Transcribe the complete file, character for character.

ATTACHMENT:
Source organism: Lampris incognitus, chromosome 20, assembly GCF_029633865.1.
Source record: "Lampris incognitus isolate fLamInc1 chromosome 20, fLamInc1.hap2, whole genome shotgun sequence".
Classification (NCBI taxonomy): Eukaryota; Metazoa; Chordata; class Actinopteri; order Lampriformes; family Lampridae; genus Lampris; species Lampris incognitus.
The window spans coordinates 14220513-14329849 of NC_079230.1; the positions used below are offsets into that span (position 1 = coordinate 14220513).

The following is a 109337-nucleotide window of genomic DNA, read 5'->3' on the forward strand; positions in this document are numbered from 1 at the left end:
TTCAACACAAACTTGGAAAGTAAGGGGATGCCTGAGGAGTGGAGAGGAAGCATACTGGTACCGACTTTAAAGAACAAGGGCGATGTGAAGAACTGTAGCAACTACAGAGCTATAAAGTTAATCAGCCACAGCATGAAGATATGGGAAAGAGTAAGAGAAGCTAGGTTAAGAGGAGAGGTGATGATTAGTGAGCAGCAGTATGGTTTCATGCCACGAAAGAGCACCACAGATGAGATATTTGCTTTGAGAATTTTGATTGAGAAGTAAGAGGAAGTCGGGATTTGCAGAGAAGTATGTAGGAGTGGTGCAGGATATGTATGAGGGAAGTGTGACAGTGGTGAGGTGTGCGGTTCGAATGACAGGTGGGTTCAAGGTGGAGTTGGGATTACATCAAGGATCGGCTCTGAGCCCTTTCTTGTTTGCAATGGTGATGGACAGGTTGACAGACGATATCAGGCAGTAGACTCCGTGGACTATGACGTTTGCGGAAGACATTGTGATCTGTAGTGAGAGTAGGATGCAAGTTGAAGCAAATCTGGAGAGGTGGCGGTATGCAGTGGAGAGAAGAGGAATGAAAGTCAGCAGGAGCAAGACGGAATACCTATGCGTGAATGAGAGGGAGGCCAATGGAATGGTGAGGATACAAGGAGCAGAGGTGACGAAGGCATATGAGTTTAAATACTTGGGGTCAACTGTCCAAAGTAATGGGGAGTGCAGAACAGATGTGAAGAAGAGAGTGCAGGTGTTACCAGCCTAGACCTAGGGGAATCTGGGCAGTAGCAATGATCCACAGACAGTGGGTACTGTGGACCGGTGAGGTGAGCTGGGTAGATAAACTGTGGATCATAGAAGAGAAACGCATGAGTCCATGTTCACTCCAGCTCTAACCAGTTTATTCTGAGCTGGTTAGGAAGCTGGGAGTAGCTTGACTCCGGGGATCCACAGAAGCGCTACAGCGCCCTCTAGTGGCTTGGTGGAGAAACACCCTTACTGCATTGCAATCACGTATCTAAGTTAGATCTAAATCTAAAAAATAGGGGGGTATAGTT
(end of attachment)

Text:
Source organism: Lampris incognitus, chromosome 20, assembly GCF_029633865.1.
Source record: "Lampris incognitus isolate fLamInc1 chromosome 20, fLamInc1.hap2, whole genome shotgun sequence".
Classification (NCBI taxonomy): Eukaryota; Metazoa; Chordata; class Actinopteri; order Lampriformes; family Lampridae; genus Lampris; species Lampris incognitus.
The window spans coordinates 14220513-14329849 of NC_079230.1; the positions used below are offsets into that span (position 1 = coordinate 14220513).

The following is a 109337-nucleotide window of genomic DNA, read 5'->3' on the forward strand; positions in this document are numbered from 1 at the left end:
TTCAACACAAACTTGGAAAGTAAGGGGATGCCTGAGGAGTGGAGAGGAAGCATACTGGTACCGACTTTAAAGAACAAGGGCGATGTGAAGAACTGTAGCAACTACAGAGCTATAAAGTTAATCAGCCACAGCATGAAGATATGGGAAAGAGTAAGAGAAGCTAGGTTAAGAGGAGAGGTGATGATTAGTGAGCAGCAGTATGGTTTCATGCCACGAAAGAGCACCACAGATGAGATATTTGCTTTGAGAATTTTGATTGAGAAGTAAGAGGAAGTCGGGATTTGCAGAGAAGTATGTAGGAGTGGTGCAGGATATGTATGAGGGAAGTGTGACAGTGGTGAGGTGTGCGGTTCGAATGACAGGTGGGTTCAAGGTGGAGTTGGGATTACATCAAGGATCGGCTCTGAGCCCTTTCTTGTTTGCAATGGTGATGGACAGGTTGACAGACGATATCAGGCAGTAGACTCCGTGGACTATGACGTTTGCGGAAGACATTGTGATCTGTAGTGAGAGTAGGATGCAAGTTGAAGCAAATCTGGAGAGGTGGCGGTATGCAGTGGAGAGAAGAGGAATGAAAGTCAGCAGGAGCAAGACGGAATACCTATGCGTGAATGAGAGGGAGGCCAATGGAATGGTGAGGATACAAGGAGCAGAGGTGACGAAGGCATATGAGTTTAAATACTTGGGGTCAACTGTCCAAAGTAATGGGGAGTGCAGAACAGATGTGAAGAAGAGAGTGCAGGTGTTACCAGCCTAGACCTAGGGGAATCTGGGCAGTAGCAATGATCCACAGACAGTGGGTACTGTGGACCGGTGAGGTGAGCTGGGTAGATAAACTGTGGATCATAGAAGAGAAACGCATGAGTCCATGTTCACTCCAGCTCTAACCAGTTTATTCTGAGCTGGTTAGGAAGCTGGGAGTAGCTTGACTCCGGGGATCCACAGAAGCGCTACAGCGCCCTCTAGTGGCTTGGTGGAGAAACACCCTTACTGCATTGCAATCACGTATCTAAGTTAGATCTAAATCTAAAAAATAGGGGGGTATAGTT